Position title: Professor of Bacteriology
6478 Microbial Sciences
1550 Linden Drive
Madison, WI 53706
I was born in China and obtained an undergraduate background in physics from McGill University in Canada, and obtained graduate training in biochemistry from Jonathan Weissman at UCSF by characterizing the molecular chaperone GroEL via directed evolution. As a postdoc in Alan Grossman’s lab I developed a genomic method to monitor DNA replication in B. subtilis. I started my independent research at Baylor College of Medicine in 2007 and moved to University of Wisconsin Madison in 2012. Combining genetic, genomic, biochemical, and computational methods, my laboratory elucidates how bacteria deal with stress through nucleotide signaling and evolution.
Start and Promotion Dates
- Assistant Professor: 2012
- Associate Professor: 2013
- Full Professor: 2017
Ph.D., Biochemistry, University of California, San Francisco, 2002
Postdoctoral Research: Massachusetts Institute of Technology
We currently focus on three major directions:
The interface between DNA replication and the cellular environment. We are testing the hypothesis that multiple small molecules, induced by a spectrum of stresses, regulate DNA replication robustly. Our previous discovery of a novel regulatory mechanism of replication elongation by a small molecule, (p)ppGpp, established such a precedent. We are currently investigating the molecular mechanism of this regulation and expanding this theme to include a spectrum of other small molecules and protein regulators.
The physiological role of the nucleotide (p)ppGpp in stress response. (p)ppGpp is ubiquitously present in bacteria and is crucial for their survival and virulence. How (p)ppGpp ensures survival of Gram-positive bacteria upon stress remains elusive. We had made progress in finding answers to this question. We have identified components of (p)ppGpp metabolism aided by whole-genome sequencing. Taking advantage of this knowledge and applying genetic and genomic methods, we are building a new model of (p)ppGpp function.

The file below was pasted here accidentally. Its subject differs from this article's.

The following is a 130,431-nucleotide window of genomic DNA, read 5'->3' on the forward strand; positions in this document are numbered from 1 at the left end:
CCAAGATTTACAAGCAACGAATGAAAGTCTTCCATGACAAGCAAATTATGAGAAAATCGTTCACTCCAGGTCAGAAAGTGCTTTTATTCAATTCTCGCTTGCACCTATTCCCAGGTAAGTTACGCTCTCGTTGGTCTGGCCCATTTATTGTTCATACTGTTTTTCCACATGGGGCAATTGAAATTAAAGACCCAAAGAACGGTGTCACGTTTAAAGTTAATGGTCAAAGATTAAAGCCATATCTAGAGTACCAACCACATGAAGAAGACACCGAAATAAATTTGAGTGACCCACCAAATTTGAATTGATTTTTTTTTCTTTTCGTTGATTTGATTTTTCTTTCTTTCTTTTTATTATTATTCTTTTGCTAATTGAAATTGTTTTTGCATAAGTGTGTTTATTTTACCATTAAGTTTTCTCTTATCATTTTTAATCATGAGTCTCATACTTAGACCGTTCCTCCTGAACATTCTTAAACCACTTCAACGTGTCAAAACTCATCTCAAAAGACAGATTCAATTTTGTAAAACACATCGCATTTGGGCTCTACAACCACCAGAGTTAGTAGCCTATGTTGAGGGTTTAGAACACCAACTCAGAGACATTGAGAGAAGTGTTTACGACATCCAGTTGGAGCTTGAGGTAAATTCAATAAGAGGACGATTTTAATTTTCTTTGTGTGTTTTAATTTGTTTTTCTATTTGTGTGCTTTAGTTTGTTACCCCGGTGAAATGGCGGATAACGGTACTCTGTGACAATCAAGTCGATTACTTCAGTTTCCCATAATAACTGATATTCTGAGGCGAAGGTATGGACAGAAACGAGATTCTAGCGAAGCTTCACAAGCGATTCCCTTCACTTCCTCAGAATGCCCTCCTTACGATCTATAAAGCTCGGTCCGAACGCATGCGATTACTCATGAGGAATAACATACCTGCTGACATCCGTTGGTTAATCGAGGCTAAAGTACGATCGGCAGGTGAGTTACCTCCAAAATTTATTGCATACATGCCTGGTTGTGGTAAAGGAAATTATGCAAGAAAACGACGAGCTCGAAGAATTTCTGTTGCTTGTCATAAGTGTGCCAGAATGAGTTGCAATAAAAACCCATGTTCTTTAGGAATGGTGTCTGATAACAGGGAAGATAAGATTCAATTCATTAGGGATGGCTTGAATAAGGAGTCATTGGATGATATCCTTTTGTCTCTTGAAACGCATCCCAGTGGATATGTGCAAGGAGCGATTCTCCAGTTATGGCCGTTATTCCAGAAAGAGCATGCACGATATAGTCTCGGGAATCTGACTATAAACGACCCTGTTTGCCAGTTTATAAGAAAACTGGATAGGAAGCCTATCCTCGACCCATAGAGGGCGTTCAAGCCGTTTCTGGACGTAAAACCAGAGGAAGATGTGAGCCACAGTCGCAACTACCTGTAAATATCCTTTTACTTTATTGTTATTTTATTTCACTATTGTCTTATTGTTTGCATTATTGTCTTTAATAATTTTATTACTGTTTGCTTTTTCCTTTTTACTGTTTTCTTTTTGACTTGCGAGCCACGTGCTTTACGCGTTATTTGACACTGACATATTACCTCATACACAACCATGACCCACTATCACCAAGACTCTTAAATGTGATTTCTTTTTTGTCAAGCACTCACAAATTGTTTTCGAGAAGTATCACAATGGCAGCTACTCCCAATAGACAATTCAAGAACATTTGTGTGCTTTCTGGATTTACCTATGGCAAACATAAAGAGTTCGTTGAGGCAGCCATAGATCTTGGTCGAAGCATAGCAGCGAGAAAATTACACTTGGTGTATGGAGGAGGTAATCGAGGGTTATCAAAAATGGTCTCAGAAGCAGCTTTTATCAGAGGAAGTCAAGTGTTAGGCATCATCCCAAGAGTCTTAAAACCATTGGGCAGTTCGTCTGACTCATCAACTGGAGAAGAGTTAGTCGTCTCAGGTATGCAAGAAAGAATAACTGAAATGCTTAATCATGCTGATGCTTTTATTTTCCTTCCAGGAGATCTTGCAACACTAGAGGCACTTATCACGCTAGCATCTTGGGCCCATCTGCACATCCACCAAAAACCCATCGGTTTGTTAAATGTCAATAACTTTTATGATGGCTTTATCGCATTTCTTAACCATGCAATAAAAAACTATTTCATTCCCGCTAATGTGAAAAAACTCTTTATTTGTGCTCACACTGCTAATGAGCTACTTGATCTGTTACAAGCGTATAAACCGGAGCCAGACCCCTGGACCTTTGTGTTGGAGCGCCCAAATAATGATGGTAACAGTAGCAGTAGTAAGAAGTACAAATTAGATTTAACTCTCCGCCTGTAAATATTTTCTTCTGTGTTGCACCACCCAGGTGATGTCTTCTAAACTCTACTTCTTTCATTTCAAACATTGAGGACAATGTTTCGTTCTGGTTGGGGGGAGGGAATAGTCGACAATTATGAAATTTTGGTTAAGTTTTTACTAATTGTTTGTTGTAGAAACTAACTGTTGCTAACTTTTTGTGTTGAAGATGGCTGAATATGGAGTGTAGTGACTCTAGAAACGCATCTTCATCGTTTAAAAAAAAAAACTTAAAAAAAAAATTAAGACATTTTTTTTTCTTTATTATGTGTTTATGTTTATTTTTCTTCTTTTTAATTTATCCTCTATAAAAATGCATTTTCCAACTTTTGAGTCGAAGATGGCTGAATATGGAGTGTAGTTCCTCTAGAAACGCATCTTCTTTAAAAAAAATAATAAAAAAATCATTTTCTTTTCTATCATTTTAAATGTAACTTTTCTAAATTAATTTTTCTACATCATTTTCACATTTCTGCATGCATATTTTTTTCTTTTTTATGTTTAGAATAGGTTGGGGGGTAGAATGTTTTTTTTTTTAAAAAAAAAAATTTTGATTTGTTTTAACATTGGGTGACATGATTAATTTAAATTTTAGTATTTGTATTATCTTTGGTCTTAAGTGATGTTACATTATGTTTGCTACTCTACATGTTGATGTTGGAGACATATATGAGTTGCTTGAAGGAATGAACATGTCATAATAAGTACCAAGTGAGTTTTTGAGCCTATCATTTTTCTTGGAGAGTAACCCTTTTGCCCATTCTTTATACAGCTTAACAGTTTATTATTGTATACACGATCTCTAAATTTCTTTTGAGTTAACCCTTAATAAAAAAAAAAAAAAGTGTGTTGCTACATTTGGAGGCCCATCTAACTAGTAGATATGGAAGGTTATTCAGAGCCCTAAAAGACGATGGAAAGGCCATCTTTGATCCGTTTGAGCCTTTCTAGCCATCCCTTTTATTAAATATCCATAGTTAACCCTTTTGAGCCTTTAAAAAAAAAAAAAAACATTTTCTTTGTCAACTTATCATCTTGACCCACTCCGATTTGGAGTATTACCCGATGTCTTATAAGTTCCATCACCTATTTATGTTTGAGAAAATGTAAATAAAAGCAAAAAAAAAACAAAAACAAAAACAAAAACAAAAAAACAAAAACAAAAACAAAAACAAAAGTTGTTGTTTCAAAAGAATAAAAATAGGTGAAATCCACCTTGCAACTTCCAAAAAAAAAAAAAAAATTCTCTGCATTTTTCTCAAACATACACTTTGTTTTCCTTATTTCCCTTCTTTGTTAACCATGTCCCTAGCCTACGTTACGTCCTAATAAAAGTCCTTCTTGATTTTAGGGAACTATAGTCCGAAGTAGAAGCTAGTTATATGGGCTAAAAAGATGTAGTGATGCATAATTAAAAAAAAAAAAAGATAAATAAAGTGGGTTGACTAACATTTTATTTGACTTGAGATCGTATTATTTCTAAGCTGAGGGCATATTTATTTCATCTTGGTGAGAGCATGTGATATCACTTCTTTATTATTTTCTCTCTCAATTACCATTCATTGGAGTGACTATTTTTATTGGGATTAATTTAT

Prevention of transcription/replication conflict. There is a genome-wide conflict between replication and transcription, with important consequences to cellular fitness and genome integrity. Bacteria have developed diverse mechanisms to deal with this conflict. The conflict between replication and transcription can be prevented by a genome-wide strand bias to encode genes in the leading strand. In addition, a functional analog of the eukaryotic transcription factor TFIIS is crucial for prevention of this conflict. Our discoveries laid the foundation for addressing the following questions: How do transcription factors prevent the conflict between transcription and replication? What is the physical nature of the transcription barrier and how it is formed in response to stress? What are the evolutionary consequences? We are combining biochemical, genetic and genomic approaches to answer these questions.
Microbiology 470: Microbial Genetics and Molecular Machines
Trainer, Microbiology Doctoral Training Program
Trainer, Genetics Training Program
Trainer, Cellular and Molecular Biology Program
Trainer, Biotechnology Training Program
- 2022, Vilas Associate Award
- 2017, Romnes Faculty Fellowship Award
- 2016, Howard Hughes Medical Institute Faculty Scholar
- 2011, The American Society for Microbiology Branch Lectureship
- 2010, Michael E. DeBakey, M.D., Excellence in Research Award, Baylor College of Medicine
- 2010, Rosalind Franklin Young Investigator Award
- 2008, NIH Director’s New Innovator Award